Monday, March 7, 2022

By Dimitra Trejo

RIO GRANDE VALLEY, TEXAS – You go to the doctor to get your check-up, but have you ever thought, “Who checks up on my doctor?”

Now, funded by a $1.75 million grant, the UTRGV School of Medicine is looking to address just that – the mental health of physicians and ways to support and improve it.

As part of the Health Resources & Services Administration (HRSA)‘s Fortify Resilience Initiative grant, the School of Medicine plans to implement programs designed to “check up” on physicians to combat the mental health issues seen in the medical field.  

Dr. Nausheen Jamal
Dr. Nausheen Jamal, chair, UTRGV School of Medicine Department of Otolaryngology-Head and Neck Surgery. (UTRGV Photo by David Pike)

Dr. Nausheen Jamal – associate dean of Graduate Medical Education, Designated Institutional Official, and professor and chair of the UTRGV School of Medicine’s department of Otolaryngology-Head & Neck Surgery – was one of 34 grantees across the country to get the grant, aimed at improving the wellbeing of the healthcare workforce.

“From research that we do, we have seen that patients get higher-quality and safer care when their physicians are doing well,” she said.

According to a 2018 report on physician mental health and suicide, 66 percent of male physicians and 58 percent of females who reported burnout, depression, or both had never received professional help, were not currently seeking professional help, and did not plan to seek professional help.

Given that data, the UTRGV School of Medicine decided aggressive steps are needed to address the rampant problem of burnout among healthcare practitioners.

Jamal, along with Dr. Deepu George – co-principal investigator on the grant, UTRGV associate professor of Family Medicine, and a behavioral health consultant – will develop and implement training activities to reduce and address burnout, suicide, mental health conditions and substance use disorders among healthcare workers.

“The intended goal is to boost the resiliency of healthcare students, residents, professionals and trainees in rural and underserved communities like the Rio Grande Valley,” Jamal said.



The team plans to address mental health disparities via three key drivers:

  • Access Strategies – The School of Medicine will provide clinical coaching services; evidence-based wellness curricula through live online-learning sessions; and yearly wellness checks for all residents and fellows.
  • Empowerment Initiatives – The School of Medicine will provide self-management at the individual and program level, powered by the launch of the Wellness Mobile Application (WMA) prototype, and the dissemination of a Wellbeing Champion Toolkit (WCT) to each UTRGV Graduate Medical Education (GME) program.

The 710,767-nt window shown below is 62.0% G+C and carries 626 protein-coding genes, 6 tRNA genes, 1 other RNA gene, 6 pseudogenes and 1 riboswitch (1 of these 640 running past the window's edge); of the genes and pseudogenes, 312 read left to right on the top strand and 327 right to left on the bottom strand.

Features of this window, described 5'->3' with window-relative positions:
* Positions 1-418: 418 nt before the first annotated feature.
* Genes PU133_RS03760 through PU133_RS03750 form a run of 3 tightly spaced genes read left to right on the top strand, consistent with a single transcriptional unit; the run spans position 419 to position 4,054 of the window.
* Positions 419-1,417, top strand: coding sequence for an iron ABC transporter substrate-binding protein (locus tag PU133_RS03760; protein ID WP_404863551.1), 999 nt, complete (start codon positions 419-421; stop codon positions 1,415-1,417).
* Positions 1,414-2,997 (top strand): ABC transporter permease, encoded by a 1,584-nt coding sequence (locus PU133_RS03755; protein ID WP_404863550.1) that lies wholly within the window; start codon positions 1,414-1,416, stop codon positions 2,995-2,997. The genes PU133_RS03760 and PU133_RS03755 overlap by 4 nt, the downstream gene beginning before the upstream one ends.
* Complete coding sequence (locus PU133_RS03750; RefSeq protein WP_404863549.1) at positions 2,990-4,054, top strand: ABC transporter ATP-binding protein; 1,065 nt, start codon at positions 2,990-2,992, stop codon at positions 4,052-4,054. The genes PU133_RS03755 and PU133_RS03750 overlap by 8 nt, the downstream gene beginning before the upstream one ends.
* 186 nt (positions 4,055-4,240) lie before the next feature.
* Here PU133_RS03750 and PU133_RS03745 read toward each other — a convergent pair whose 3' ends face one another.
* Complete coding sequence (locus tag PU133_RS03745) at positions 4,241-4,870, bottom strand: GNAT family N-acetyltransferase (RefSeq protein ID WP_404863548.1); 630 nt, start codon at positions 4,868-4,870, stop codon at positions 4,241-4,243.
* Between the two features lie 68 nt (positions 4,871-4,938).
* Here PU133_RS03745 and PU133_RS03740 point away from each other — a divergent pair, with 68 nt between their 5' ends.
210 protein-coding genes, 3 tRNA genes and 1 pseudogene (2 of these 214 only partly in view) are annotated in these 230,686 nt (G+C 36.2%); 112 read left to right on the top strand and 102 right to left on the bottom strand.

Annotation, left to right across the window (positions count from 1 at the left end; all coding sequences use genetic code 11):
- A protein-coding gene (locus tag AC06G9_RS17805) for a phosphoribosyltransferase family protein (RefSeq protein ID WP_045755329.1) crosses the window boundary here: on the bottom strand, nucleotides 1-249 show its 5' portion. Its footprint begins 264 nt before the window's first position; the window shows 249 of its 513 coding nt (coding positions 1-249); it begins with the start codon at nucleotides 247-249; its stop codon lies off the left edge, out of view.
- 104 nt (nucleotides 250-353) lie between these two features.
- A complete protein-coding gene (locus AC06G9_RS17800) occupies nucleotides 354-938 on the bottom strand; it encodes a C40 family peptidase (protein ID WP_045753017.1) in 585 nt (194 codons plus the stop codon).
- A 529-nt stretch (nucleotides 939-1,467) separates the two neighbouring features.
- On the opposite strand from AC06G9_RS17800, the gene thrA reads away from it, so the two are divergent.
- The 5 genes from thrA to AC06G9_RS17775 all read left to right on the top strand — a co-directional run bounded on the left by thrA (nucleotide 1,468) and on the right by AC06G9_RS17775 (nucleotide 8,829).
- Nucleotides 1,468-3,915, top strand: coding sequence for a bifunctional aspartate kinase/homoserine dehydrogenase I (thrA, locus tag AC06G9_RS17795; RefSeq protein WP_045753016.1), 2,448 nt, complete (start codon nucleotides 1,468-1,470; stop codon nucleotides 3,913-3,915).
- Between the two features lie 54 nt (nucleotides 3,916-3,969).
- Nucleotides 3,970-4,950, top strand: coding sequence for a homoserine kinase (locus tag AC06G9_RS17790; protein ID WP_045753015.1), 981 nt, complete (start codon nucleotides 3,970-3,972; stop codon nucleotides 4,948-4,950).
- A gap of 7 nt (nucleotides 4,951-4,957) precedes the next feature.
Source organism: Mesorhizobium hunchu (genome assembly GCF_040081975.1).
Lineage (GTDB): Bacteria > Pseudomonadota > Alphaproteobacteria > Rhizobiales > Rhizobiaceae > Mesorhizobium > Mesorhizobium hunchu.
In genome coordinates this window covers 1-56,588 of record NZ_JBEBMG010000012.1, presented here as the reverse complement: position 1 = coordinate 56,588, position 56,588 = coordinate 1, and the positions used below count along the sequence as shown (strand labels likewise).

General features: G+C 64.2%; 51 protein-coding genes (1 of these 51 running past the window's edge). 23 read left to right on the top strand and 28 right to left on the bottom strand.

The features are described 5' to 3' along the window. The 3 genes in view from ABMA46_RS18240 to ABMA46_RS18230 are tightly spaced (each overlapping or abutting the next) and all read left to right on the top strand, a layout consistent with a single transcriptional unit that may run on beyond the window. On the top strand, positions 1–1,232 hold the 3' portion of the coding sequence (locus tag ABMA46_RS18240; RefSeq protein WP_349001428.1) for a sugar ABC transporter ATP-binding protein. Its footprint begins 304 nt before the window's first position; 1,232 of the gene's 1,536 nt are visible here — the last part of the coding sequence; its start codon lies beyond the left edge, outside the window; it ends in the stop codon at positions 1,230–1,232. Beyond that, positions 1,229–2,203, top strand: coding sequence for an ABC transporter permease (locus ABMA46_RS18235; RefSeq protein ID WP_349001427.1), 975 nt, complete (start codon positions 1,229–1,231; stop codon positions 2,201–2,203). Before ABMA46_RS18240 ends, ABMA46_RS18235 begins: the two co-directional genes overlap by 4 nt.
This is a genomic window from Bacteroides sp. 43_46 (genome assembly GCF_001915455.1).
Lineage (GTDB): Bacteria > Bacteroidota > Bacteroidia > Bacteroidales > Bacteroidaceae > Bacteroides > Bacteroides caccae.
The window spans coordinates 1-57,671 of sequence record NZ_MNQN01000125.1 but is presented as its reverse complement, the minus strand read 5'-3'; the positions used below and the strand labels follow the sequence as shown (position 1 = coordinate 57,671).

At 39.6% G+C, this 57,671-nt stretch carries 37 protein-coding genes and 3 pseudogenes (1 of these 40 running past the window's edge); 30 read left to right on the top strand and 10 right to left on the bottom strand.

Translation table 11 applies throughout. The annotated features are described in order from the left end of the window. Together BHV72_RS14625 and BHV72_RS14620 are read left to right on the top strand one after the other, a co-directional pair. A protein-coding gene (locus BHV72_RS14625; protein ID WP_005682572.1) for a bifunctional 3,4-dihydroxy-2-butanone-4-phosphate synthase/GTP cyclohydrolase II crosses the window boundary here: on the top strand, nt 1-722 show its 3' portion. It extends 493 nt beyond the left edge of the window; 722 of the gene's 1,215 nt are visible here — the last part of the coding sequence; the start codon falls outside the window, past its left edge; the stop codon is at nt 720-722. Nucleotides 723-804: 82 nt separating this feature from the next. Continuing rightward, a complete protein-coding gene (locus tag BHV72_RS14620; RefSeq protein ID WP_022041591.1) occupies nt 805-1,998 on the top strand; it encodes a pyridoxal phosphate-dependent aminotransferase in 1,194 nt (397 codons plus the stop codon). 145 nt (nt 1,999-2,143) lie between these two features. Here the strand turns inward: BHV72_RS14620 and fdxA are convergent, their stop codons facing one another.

• System Redesign – The School of Medicine will develop a Master Trainer Faculty Development (MTFD) track to graduate 20 GME faculty members with competency to internally deliver resiliency curricula to residents and fellows.


“Our intended goal is that, by 2024, the Fortify Resilience initiative will impact more than 150 UTRGV residents and fellows, along with training 20 faculty members,” Jamal said.

Dr. Michael B. Hocker. dean of the UTRGV School of Medicine and senior vice president for UT Health RGV, said these projects are crucial to the future of medicine.

“We know here at UTRGV just how important being proactive with one’s mental health is,” Hocker said. “This is a perfect example of how we are thinking to the future to ensure that our patients, as well as those who serve them, are healthy.”

Jamal and her team will begin implementing the program by summer 2022.

“If our residents are healthy and resilient, then our patients and our Valley community will be safer and get higher-quality healthcare. That’s our goal.”


The University of Texas Rio Grande Valley (UTRGV) was created by the Texas Legislature in 2013 as the first major public university of the 21st century in Texas. This transformative initiative provided the opportunity to expand educational opportunities in the Rio Grande Valley, including a new School of Medicine, and made it possible for residents of the region to benefit from the Permanent University Fund – a public endowment contributing support to the University of Texas System and other institutions.

UTRGV has campuses and off-campus research and teaching sites throughout the Rio Grande Valley including in Boca Chica Beach, Brownsville (formerly The University of Texas at Brownsville campus), Edinburg (formerly The University of Texas-Pan American campus), Harlingen, McAllen, Port Isabel, Rio Grande City, and South Padre Island. UTRGV, a comprehensive academic institution, enrolled its first class in the fall of 2015, and the School of Medicine welcomed its first class in the summer of 2016.